I even believe this ( I am writing this on a computer after all ) - but folks writing and selling medical software are not computers, and vastly overstate the capability of their systems they are hawking - DAMHIK but I have been involved in the purchase of at least half a dozen different "better" medical records systems and they are still not near perfect.

      While I, and every other physican I know undertands the theoretical advantages of an electronic medical record, most of them fall short of the promise, and make physicians spend their day looking at a computer monitor, rather than at a patient - and the answers to most diagnostic questions are in the patient, not the record.

      I remember when I was an intern, many years ago, and responsible for screening dental patients who were scheduled for general anasthesia the following morning for major dental work. When I walked into the room it was obvious, just by looking at the patient, that they suffered from severe hyperthyroidism - an important reason to defer elective general anesthesia - the labs were said to be "normal" - but her pulse was 140+ resting in bed, she had been losing weight for 6 weeks ( her dentist thought due to bad teeth ) and her skin was very dry, fragile, and her hair was thin and dry, and her tendon reflexes were very exaggerated. I cancelled her procedure until an internist saw her, despite the "normal" labs.

      The book is about how an individual was unable, or unwilling to seperate fantasy from fact, and promoted a fantasy despite the FACT that the equipment she was selling did not, and would not work. She was able to convince hundreds of very smart, able, people that her fantasy was true. She had the reality distortion field that Jobs had, apparently. But almost all of the people she convinced of her fantasy, were not practicising clinical physicians.

      On a different note, I just finished reading - I suspect you might enjoy it as well, Richard.

    • Thanks, Jim. I've listened to him speak a few times now, and he's on my reading list. But I've started Bad Blood and want to finish it first.

      You may be right about it being common knowledge or even part of the new physician orientation that the units were off (it was either the incorrect presence or absence of an 'm' (milli) prefix, I don't recall which), but since the actual digits were accurate (and the abnormal flags were not affected), I think it's possible that it simply wasn't noticed. We worked closely with the lab director and it was literally a ten second fix once we noticed--oddly it was a programmer who spotted it, not one of the docs. We did discuss it with one of our physician advisors though. He used it as an example of the role of information redundancy in medical decision making, and was more amused than concerned.

    • Well, I am on page 139 and....omg.....This is like Breaking Bad but in real life. The volume of firings are amazing....But, similar to Breaking lie turns into a deeper lie which turns into a deeper lie....The amount of talent that was disposed of like stale bread.....hard to put this book down.

    • Just finished reading it. Chris asked earlier:

      One thing I wonder about is what causes entrepreneurs to go over the top
      like this? Elizabeth is young and she could get prison for life. I
      think she must have been under incredible pressure and just couldn't
      bear to believe they couldn't make it work.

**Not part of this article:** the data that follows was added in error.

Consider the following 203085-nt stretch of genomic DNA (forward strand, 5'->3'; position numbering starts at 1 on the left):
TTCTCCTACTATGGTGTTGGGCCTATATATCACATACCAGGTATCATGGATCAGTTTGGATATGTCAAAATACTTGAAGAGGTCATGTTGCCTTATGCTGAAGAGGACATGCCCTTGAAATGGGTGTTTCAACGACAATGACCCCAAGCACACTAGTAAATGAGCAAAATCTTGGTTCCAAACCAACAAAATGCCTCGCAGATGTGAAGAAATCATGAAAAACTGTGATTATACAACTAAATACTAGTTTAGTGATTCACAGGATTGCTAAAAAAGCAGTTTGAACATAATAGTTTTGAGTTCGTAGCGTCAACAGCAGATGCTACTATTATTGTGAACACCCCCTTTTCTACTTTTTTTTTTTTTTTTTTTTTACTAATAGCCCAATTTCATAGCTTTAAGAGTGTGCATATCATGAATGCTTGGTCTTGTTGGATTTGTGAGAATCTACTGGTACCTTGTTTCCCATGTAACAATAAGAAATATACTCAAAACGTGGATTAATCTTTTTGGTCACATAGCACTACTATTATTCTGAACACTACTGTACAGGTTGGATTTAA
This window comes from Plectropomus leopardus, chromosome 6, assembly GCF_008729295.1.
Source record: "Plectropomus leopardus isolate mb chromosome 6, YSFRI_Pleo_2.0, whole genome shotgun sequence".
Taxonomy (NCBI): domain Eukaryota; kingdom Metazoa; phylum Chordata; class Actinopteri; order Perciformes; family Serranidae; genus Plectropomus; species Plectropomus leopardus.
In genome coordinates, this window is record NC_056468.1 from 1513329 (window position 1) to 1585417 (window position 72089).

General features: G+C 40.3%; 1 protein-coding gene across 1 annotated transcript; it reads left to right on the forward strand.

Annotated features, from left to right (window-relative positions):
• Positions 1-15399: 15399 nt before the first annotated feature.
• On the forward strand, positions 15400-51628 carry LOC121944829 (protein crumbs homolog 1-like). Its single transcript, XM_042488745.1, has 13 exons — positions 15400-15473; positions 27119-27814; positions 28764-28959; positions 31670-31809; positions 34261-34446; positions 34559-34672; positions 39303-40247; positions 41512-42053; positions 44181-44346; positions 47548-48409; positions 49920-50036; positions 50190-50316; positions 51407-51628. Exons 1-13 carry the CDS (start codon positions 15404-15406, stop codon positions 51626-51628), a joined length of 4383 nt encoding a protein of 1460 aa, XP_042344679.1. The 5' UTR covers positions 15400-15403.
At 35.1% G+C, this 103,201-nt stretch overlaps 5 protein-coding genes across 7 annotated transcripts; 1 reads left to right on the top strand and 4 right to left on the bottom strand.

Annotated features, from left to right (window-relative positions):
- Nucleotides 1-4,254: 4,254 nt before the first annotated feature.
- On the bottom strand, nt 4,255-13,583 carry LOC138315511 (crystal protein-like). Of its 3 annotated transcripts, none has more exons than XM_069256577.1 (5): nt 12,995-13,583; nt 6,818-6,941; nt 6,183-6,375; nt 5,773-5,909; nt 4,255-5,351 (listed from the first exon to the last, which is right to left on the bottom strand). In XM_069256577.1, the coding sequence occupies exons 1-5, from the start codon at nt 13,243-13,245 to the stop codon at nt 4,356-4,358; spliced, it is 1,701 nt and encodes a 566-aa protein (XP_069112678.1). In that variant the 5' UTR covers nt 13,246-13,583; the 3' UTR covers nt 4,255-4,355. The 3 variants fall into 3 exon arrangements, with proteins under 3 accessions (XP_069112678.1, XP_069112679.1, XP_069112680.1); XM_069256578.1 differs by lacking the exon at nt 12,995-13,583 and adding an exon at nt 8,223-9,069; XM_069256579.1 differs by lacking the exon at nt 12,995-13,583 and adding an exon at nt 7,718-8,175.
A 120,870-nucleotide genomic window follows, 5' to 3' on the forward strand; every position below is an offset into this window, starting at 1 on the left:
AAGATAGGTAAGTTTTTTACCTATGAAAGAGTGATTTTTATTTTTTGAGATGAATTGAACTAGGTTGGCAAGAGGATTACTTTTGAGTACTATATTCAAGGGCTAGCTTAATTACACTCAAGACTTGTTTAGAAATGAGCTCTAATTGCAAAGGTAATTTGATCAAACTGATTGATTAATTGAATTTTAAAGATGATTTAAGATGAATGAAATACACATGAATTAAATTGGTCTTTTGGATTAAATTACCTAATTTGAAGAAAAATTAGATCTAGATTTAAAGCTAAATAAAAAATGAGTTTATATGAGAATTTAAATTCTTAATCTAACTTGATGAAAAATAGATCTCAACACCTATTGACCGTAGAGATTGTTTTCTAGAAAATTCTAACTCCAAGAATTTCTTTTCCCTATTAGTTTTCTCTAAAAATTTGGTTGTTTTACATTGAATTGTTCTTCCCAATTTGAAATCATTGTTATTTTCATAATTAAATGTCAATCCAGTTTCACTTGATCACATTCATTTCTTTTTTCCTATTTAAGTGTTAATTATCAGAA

I think you're being too compassionate. Although the word didn't appear till the last page of the book, I kept thinking sociopath the whole time. I see nothing in this account that suggests that she started out idealistic only to succumb to pressure later. Other than not liking needles, her behavior showed a total disregard for the well-being of her employees, investors and customers. She should go to jail. The only uplifting part of this tale is the number of people who were unwilling to go along.

    • Just finished. Great. If they made it into a movie the two primary villians regain their Unicorn status. Even though no one died from the faulty testing, I hope that pending litigation can somehow invoke a parallel to attempted murder. Tyler Shultz was my hero. Totally maintained his personal integrity despite the angst he felt knowing his aging grandfather could have had his entire professional career sullied by his blind crush on Holmes.

    • They are making a movie and Jennifer Lawrence is playing Elizabeth Holmes!

      Tim Draper, the venture capitalist, still maintains that it was legit and Holmes simply got stalked a bullied by a reporter.

    • Dunno, but it seems like the science was fundamentally flawed from the outset. She may not have understood that, but should have been asking people who knew.

    • I am certain somebody somewhere must have told her along the way - but it wasn't what she wanted/needed to hear. She really tried to compell employees to create/devise a system that would work, but when they could not, she tried to fake it, just the same.

      Trying to achieve reliable, accurate lab tests with small amounts of blood that don't require needles is comendable. I applaud that attempt as most people would.

      Lying about the ability and accuracy of lab tests is immoral, felonious, and deplorable. Lying to investors about how you are actually doing lab tests, versus how you are pretending to do lab tests, is criminal. Actively reporting lab test results known not to be reliable, is also criminal.

      As I said earlier, good clinicians would rather have no lab tests, than inaccurate unreliable lab tests. False positives or false negatives can cause real grievous harm - people can die. At least with no lab results, the clinician is aware of the limitations of information he or she must deal with, and look for another lab.